I’ve finally reached the halfway mark of my walks.
Fifty miles have come and gone, though it took them a lot longer than I thought it would.
In the spring I thought that finishing this walking challenge would barely be challenging. After all, in the first month alone, I racked up 24 miles and wrote 12 different blog posts.
Looking back at my page’s history, the frenzy of a hypomanic spring is clear.
But the languor of a summer’s depression is even clearer. The next 26 miles took me five and a half months.
Seeing that written is embarrassing, and while I want to say that it was the best I could do, I’m not entirely sure that’s true.
Then again, is it even realistic, or healthy, to expect my best all the time?
The functional hypomania of my late twenties and early thirties left me with a lot of success, but also crippling anxiety and perfectionism.
So what is the plan as 2021 comes to a close?
Depressed Stephanie says to give up on this challenge. Fifty miles is good enough. I’ve already raised my funds, spread awareness, written many parts of my story. I could walk away with a bruised ego and an asterisk at the bottom of the page.
Hypomanic Stephanie says to walk a mile every day and write a post after every single one: that this project needs to end the way it began.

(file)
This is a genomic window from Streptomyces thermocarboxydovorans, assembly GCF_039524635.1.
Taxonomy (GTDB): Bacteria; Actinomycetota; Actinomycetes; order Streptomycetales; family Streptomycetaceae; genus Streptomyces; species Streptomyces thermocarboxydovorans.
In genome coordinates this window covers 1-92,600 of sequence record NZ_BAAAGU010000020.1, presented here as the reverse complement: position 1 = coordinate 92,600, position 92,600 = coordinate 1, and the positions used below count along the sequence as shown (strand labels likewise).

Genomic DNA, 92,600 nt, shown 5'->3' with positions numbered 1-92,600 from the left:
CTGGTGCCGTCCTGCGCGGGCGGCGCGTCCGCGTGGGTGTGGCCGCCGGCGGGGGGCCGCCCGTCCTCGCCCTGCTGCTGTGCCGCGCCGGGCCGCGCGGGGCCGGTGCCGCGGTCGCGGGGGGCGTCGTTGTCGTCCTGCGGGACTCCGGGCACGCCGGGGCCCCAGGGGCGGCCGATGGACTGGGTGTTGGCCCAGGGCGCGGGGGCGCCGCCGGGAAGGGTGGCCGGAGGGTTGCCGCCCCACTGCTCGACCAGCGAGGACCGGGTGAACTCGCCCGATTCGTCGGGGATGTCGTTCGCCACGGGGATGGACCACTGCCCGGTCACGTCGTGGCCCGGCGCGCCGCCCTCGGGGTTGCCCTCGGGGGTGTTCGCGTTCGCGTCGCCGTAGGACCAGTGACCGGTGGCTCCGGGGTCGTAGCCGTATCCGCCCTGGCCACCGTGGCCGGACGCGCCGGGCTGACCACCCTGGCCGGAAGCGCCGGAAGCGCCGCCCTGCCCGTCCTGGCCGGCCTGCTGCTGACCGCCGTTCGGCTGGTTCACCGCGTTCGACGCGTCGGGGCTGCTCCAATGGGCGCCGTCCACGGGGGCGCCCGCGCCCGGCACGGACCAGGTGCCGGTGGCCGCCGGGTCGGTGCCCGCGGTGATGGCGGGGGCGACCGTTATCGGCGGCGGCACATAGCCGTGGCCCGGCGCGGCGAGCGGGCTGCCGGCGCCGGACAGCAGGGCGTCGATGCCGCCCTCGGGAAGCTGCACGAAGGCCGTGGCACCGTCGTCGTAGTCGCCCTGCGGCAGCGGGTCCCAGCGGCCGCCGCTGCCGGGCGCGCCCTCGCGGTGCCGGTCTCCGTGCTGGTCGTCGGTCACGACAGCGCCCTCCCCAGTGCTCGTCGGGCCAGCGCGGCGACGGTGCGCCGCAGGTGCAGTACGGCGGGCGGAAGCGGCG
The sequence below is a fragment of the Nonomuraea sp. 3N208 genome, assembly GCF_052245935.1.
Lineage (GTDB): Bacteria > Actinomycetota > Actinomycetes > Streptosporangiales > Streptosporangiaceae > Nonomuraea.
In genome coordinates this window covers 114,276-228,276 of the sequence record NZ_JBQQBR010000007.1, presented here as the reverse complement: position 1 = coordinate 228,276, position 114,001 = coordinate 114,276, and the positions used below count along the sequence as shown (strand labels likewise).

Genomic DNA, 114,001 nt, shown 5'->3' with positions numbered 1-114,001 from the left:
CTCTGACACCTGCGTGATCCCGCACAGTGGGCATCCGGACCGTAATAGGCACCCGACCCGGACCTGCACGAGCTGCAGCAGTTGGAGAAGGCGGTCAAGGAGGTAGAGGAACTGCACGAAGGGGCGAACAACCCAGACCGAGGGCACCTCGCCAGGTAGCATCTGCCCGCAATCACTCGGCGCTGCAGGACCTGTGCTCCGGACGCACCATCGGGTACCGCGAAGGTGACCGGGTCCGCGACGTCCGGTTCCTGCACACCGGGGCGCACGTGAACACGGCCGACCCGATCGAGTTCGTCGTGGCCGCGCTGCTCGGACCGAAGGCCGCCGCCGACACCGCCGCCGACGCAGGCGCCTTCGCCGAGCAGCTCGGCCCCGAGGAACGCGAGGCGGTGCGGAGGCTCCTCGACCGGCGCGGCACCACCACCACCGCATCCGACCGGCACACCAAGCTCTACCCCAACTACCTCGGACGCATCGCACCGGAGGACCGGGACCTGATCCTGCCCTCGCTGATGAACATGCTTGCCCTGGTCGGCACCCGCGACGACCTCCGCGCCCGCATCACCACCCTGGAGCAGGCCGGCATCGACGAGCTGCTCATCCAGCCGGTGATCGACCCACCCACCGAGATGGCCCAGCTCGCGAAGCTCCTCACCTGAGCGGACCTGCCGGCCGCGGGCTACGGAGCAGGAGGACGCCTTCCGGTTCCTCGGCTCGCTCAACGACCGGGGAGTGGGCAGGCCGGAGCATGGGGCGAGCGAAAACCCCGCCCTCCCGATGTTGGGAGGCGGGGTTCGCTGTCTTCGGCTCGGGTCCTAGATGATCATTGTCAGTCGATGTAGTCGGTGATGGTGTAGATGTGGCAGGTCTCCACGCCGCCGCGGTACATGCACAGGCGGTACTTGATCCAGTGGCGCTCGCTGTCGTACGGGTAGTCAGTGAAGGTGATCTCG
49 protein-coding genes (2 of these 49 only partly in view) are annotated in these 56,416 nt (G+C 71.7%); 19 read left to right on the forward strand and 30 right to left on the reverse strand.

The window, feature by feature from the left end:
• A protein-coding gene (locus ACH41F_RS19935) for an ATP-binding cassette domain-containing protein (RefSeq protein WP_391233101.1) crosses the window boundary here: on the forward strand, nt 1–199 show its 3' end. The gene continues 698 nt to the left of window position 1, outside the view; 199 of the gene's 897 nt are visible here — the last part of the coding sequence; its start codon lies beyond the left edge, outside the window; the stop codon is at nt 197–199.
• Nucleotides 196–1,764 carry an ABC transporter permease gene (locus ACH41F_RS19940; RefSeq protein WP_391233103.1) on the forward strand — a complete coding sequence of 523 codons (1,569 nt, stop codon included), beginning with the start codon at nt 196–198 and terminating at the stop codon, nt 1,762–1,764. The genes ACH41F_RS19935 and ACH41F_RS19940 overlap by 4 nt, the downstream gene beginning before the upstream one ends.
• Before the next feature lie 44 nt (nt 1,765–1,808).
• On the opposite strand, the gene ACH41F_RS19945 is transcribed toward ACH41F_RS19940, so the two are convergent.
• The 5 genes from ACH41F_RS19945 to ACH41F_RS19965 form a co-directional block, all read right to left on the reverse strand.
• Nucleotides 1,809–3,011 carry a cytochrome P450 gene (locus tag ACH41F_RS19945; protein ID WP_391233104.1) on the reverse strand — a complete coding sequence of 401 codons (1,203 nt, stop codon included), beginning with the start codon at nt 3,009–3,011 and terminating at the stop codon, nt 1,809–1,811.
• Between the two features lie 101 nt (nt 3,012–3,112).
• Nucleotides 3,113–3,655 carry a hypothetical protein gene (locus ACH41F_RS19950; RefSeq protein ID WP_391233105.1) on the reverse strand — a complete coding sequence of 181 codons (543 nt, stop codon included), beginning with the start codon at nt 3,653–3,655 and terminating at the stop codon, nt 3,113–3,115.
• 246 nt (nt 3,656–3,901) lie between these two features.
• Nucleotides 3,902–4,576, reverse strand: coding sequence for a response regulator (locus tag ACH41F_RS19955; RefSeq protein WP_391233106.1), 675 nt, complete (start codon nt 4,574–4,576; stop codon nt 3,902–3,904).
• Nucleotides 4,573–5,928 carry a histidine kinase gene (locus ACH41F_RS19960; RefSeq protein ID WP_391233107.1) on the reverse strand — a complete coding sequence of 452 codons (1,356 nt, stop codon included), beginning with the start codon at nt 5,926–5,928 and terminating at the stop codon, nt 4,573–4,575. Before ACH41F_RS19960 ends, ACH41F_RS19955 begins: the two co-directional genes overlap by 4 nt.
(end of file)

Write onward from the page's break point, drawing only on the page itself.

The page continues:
So what would a healthy Stephanie say? What walking speed might speak her into existence?
I see, now, that this may be where the real challenge lies. I did, after all, pledge to walk 100 miles- not run them.
I need to find a sustainable pace to set for my journey to wellness.
I’ve been practicing mindfulness, learning to be comfortable sitting still. But the real success of this year will be if I can use the clarity that the stillness gives me to urge myself steadily forward, one step at a time.
So my goal from now until January, my preemptive New Year’s resolution, is to close things out with moderation.
To make myself a schedule of walks and stick to them.
Fifty miles in 46 days is an ambitious but achievable goal.
The kind of goal that takes intention and dedication and discipline.
I don’t have a great way to end this post, except to say that I know I need to keep moving.
And to thank you for coming on this journey with me.
50 miles down, 50 more to go.